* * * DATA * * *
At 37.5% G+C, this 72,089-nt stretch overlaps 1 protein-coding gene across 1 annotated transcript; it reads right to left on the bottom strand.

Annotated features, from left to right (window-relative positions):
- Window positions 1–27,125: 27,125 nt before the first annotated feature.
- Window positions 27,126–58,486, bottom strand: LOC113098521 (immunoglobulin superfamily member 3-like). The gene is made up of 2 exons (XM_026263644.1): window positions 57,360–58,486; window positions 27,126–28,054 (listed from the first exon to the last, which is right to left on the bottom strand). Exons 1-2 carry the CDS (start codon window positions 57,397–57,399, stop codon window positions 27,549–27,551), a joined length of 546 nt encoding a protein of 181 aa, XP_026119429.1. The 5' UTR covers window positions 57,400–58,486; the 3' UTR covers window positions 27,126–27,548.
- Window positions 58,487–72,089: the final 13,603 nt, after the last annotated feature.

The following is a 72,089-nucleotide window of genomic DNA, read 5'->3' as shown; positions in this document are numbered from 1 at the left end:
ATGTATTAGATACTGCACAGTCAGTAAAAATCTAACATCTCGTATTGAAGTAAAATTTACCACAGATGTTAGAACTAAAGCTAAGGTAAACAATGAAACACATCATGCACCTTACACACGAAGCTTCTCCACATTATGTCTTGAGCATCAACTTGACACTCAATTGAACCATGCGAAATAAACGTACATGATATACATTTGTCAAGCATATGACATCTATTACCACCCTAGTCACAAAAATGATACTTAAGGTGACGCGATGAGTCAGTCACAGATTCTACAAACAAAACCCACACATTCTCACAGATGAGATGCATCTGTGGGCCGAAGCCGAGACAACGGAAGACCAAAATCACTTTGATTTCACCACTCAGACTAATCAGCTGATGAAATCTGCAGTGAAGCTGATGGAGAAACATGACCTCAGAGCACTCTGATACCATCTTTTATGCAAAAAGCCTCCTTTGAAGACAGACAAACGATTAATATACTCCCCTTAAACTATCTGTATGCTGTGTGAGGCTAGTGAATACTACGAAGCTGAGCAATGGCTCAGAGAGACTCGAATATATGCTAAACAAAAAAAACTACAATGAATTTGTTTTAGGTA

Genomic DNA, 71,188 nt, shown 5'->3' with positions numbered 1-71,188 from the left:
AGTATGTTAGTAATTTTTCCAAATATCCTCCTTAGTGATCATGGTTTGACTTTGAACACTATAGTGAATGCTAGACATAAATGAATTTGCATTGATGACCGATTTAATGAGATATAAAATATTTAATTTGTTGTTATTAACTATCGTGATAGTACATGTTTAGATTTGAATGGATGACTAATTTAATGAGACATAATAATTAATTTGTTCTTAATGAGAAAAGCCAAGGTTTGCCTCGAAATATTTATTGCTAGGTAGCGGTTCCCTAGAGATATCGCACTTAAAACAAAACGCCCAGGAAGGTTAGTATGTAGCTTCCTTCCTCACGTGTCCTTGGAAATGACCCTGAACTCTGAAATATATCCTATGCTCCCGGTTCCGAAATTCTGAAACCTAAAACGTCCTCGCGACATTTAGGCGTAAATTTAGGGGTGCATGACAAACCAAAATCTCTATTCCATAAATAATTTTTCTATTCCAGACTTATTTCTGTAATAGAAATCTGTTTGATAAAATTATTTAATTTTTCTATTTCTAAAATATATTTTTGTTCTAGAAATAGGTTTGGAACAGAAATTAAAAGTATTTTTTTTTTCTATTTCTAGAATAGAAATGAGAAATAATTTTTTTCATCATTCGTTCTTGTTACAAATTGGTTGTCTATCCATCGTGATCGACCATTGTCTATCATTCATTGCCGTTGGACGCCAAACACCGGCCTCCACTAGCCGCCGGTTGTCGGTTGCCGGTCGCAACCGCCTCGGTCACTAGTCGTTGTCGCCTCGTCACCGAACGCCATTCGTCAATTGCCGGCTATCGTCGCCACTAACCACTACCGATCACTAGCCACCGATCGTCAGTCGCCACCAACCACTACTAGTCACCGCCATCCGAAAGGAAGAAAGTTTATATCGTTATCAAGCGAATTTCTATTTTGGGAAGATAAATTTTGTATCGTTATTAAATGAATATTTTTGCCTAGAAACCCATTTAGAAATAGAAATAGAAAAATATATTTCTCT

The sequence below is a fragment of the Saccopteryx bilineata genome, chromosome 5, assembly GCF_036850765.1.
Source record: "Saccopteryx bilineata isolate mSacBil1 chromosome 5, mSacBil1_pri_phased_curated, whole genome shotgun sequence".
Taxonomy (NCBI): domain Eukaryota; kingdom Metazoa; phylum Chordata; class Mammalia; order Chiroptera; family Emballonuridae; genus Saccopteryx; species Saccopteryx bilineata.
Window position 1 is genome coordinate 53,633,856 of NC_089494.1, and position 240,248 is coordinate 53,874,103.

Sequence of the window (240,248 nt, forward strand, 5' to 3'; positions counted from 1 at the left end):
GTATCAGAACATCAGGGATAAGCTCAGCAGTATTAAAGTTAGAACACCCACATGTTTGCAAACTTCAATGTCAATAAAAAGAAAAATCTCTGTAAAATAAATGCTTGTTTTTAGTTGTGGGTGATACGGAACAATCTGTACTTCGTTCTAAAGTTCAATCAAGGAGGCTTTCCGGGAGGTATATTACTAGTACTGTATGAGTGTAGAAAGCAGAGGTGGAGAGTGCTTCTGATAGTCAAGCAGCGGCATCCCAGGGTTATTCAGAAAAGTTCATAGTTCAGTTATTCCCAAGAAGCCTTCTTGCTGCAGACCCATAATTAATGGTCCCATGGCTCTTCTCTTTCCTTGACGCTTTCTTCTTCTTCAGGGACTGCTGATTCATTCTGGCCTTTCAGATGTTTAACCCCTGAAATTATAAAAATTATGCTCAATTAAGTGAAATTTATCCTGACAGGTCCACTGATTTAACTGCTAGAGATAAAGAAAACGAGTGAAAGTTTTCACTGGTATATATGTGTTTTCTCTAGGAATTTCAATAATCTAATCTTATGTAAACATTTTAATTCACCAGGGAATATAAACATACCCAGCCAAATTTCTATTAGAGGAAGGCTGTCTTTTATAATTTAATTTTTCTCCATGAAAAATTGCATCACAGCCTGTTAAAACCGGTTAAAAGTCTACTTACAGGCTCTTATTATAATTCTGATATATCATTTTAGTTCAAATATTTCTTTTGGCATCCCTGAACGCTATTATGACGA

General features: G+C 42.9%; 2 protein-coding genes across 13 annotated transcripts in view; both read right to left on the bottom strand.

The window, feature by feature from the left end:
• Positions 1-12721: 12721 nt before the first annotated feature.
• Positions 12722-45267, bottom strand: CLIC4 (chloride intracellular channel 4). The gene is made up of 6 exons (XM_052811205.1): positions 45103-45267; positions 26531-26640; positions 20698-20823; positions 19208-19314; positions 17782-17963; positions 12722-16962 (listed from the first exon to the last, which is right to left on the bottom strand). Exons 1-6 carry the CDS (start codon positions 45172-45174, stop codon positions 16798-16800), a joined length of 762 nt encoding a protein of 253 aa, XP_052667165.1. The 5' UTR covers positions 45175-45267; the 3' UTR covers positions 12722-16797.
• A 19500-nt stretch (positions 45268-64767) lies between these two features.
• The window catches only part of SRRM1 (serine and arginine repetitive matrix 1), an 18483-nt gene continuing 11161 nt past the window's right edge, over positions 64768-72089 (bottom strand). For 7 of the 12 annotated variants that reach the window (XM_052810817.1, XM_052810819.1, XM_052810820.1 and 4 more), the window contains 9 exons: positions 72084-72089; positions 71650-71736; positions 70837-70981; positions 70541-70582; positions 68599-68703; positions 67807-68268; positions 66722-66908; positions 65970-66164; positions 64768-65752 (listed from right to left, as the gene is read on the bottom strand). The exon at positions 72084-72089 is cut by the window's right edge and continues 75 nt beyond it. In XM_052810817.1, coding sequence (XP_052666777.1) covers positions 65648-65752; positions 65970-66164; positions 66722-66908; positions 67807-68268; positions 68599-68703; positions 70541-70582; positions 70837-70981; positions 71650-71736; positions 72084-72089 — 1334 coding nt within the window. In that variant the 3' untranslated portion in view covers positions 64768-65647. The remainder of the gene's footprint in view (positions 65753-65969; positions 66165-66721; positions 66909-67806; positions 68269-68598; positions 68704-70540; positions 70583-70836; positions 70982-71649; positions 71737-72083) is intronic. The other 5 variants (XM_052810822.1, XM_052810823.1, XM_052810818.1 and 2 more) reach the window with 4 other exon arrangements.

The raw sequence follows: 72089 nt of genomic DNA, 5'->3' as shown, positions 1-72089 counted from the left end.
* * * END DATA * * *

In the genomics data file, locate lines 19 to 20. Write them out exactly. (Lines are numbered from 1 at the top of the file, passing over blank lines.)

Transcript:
• Positions 12722-45267, bottom strand: CLIC4 (chloride intracellular channel 4). The gene is made up of 6 exons (XM_052811205.1): positions 45103-45267; positions 26531-26640; positions 20698-20823; positions 19208-19314; positions 17782-17963; positions 12722-16962 (listed from the first exon to the last, which is right to left on the bottom strand). Exons 1-6 carry the CDS (start codon positions 45172-45174, stop codon positions 16798-16800), a joined length of 762 nt encoding a protein of 253 aa, XP_052667165.1. The 5' UTR covers positions 45175-45267; the 3' UTR covers positions 12722-16797.
• A 19500-nt stretch (positions 45268-64767) lies between these two features.